Reed proposed a number of new features for the Polyratings backend, including a database-driven ratings engine which would not only support a number of new search options, but give Polyratings the power to support complex queries and data mining on the information already in the Polyratings 1.0 database. With Polyratings 2.0, students can now search for the best professors by name, class, or keywords, allowing the information contained in some 4000 ratings to be unleashed and used in new ways.
Having already implemented and supported complex web-based applications, including the popular Cal Poly Robot-Assisted Scheduling Helper (CRASH), POWERatings, and POWERTime, Reed became the Chief Software Architect for Polyratings 2.0. Starting in July of 2001, Reed worked to safely import over 4000 ratings on over 750 professors from the Polyratings 1.0 database into the new Polyratings 2.0 database. The task proved difficult because data from the old ratings engine was not complete for every rating submitted. The import alone took two weeks; another three weeks was spent writing a new engine to support access to this awesome new tool for Cal Poly students.
Polyratings 2.0 was officially launched, with a new database, a new ratings engine, and a new look provided by Lanning, on August 19th, 2001. With the extensibility of a complete web framework, and modualarized ratings engine, and a fully SQL-capable database, Polyratings 2.0 is able to analyze and present information regarding Poly's best (and worst) professors to the weary student faster, easier, and with more value so students can be empowered to make the necessary decisions to make the most of their education.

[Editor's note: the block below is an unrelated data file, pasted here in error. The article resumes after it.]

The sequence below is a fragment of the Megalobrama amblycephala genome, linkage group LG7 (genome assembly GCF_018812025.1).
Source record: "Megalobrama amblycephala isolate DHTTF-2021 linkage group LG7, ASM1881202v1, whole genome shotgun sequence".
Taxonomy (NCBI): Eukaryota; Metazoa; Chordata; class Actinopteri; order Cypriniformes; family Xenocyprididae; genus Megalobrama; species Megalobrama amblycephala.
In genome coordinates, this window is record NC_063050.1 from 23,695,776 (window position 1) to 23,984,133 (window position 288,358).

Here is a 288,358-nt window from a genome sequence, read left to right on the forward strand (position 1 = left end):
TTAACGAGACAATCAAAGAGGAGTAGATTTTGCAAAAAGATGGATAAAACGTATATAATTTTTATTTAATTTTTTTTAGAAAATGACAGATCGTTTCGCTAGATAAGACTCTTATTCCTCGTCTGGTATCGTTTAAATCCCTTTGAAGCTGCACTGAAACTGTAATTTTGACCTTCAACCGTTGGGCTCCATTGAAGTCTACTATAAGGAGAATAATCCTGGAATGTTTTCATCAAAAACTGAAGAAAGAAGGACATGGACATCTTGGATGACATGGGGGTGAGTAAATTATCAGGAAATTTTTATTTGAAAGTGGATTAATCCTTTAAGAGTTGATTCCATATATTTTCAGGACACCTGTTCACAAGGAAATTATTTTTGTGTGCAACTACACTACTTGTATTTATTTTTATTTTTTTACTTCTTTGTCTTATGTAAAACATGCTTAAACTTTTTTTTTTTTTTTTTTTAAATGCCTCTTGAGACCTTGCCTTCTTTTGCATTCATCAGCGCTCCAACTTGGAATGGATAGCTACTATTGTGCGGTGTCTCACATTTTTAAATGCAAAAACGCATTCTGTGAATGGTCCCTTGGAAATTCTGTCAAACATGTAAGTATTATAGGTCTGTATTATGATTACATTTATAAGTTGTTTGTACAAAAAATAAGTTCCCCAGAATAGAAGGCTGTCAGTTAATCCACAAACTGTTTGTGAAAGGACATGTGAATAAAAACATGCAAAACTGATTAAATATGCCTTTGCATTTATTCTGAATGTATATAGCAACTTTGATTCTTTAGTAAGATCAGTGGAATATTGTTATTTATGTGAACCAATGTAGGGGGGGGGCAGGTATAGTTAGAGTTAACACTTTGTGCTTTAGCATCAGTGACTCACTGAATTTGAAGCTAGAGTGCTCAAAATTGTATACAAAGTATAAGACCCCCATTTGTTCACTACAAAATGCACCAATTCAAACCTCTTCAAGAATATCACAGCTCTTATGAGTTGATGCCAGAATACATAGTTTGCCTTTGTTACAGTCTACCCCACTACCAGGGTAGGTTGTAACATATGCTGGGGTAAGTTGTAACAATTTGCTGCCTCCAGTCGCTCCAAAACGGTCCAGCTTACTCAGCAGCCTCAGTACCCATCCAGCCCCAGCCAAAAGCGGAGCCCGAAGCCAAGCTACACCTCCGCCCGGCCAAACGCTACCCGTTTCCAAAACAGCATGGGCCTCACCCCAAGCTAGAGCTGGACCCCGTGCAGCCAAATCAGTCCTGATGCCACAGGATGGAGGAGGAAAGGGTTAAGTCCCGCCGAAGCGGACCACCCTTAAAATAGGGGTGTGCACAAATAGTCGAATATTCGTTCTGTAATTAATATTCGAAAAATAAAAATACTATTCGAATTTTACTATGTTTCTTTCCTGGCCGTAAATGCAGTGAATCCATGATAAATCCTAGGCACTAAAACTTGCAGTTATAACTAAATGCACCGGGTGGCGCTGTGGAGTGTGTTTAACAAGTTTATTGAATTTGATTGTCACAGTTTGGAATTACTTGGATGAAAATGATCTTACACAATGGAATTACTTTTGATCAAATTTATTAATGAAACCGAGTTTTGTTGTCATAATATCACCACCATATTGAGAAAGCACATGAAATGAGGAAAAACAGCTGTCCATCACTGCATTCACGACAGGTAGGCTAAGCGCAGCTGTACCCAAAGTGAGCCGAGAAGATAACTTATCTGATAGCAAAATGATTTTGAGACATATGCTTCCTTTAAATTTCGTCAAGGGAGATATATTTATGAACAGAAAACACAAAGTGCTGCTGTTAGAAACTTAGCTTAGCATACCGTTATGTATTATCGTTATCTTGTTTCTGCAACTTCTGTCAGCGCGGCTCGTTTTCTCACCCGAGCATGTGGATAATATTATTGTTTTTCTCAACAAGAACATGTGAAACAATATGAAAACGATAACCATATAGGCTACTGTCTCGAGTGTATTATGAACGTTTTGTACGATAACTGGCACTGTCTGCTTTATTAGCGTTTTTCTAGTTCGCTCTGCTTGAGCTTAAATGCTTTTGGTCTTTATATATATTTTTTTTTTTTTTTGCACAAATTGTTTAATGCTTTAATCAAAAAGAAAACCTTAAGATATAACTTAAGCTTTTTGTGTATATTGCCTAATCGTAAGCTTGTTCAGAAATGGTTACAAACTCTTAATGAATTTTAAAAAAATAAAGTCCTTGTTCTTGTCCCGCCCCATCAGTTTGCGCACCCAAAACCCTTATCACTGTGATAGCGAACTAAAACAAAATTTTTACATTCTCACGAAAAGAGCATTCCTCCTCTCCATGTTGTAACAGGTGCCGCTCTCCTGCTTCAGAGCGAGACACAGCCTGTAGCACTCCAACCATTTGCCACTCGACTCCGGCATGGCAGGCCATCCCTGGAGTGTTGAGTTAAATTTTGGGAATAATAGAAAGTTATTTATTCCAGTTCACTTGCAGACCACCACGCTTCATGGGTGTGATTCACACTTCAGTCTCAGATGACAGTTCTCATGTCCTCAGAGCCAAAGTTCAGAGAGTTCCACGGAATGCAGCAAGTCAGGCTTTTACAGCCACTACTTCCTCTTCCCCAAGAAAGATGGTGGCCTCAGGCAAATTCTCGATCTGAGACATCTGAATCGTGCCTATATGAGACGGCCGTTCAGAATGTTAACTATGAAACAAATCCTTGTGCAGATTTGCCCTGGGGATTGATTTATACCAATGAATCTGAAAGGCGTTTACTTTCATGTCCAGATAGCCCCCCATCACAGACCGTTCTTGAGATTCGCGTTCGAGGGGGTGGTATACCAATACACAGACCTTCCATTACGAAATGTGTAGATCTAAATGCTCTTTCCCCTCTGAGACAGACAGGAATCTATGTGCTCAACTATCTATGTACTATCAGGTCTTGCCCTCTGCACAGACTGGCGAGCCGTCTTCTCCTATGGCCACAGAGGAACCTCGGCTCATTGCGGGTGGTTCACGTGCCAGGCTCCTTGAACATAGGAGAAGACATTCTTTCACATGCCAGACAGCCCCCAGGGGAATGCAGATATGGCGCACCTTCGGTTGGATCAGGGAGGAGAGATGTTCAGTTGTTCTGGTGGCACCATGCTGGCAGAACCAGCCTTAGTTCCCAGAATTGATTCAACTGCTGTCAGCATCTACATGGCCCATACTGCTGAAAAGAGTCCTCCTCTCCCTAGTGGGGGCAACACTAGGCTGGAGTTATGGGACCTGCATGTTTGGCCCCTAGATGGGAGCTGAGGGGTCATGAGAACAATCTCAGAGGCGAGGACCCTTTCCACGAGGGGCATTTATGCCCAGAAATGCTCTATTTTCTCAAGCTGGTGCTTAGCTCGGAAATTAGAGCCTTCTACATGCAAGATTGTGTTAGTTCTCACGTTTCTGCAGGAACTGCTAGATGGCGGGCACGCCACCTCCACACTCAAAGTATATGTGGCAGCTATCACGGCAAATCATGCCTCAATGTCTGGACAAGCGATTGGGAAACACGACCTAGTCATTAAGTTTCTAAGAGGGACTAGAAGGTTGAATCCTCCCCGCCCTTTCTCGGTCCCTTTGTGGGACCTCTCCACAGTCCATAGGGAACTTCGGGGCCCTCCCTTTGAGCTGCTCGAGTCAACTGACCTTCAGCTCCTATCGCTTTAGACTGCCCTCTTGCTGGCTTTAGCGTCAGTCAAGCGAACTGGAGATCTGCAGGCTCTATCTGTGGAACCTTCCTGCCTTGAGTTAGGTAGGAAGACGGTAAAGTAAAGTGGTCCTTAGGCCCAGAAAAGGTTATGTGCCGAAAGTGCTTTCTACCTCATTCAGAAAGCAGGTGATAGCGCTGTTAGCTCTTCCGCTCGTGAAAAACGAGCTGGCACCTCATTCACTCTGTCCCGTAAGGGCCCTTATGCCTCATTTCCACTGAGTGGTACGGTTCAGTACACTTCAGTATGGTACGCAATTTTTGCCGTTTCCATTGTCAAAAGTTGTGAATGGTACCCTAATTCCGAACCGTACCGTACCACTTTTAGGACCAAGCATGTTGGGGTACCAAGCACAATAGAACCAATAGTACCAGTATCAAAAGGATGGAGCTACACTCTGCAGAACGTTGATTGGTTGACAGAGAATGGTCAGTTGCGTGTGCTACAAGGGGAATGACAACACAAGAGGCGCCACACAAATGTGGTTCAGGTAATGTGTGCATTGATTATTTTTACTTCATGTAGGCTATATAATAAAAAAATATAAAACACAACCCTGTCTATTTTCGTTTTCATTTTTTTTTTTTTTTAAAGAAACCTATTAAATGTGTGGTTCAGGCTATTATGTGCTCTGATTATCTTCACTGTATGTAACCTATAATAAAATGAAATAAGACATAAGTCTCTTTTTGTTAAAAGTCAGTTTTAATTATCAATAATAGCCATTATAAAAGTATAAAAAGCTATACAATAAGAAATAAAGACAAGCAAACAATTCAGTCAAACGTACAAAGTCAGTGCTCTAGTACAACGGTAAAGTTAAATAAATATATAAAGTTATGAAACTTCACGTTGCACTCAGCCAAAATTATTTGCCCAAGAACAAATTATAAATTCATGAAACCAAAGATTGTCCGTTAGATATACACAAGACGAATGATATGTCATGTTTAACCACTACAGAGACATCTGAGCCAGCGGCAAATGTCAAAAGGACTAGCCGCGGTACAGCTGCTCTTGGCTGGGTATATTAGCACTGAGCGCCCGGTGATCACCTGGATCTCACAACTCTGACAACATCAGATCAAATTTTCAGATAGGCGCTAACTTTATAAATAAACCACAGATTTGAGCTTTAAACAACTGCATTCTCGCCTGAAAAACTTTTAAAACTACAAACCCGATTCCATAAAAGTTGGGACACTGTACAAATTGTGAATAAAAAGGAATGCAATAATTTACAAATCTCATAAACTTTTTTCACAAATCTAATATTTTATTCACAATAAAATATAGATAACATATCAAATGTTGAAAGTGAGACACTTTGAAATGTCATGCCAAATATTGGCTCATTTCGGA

Over the 14 years this site has been around for before 2016, its been viewed 2.5 million times! With the average student population on Cal Poly campus around 20,000, that is a huge achievement for the site. This being said, when class registration came around every quarter there was always talk about the Polyratings scores for professors. However, with this talk also came much negativity towards the site. With this realization *Connor Krier, * Cody Sears, and * Anil Thattayathu started their senior project to figure where this negativity stemmed from and what they can do to fix it.
The problem that they found was that everyone needed Polyratings for help with class searching, but were also very dissatisfied with the website. The main problems with the website were that the User Interface (UI) was not up to date and was cumbersome, as well as there being some troubles with the data in the website.
They sought out to solve these issues over the course of their senior project. To do this they came up with a new layout using bootstrap to bring the page up to date and make it responsive. That's right! In a day an age where we access the internet over our phones, Polyratings is still here to help you know what your in for.
I think what you have done is so righteous! It not only lets fellow students check out what we have written about teachers but also lets the teachers know where they stand... Anyway, you guys deserve a medal for your idea!student
Read article today in Houston Chronicle on Polyratings. Great idea. Wish we had had such a system back in the 60's when I attended.Cal Poly Alum
A good service, reasonably presented. So my evals are crummy--that shows I taught my students good critical thinking skills.English professor
Sorry the administration is giving you crap about this. I think it's a good idea (even though my one evaluation is bad). If you need support from faculty, I would be happy to help.Math Professor
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Polyratings.com, Version 4.0.0 © copyright 1998-2012 All rights reserved
Based on the OpenRatings professor ratings engine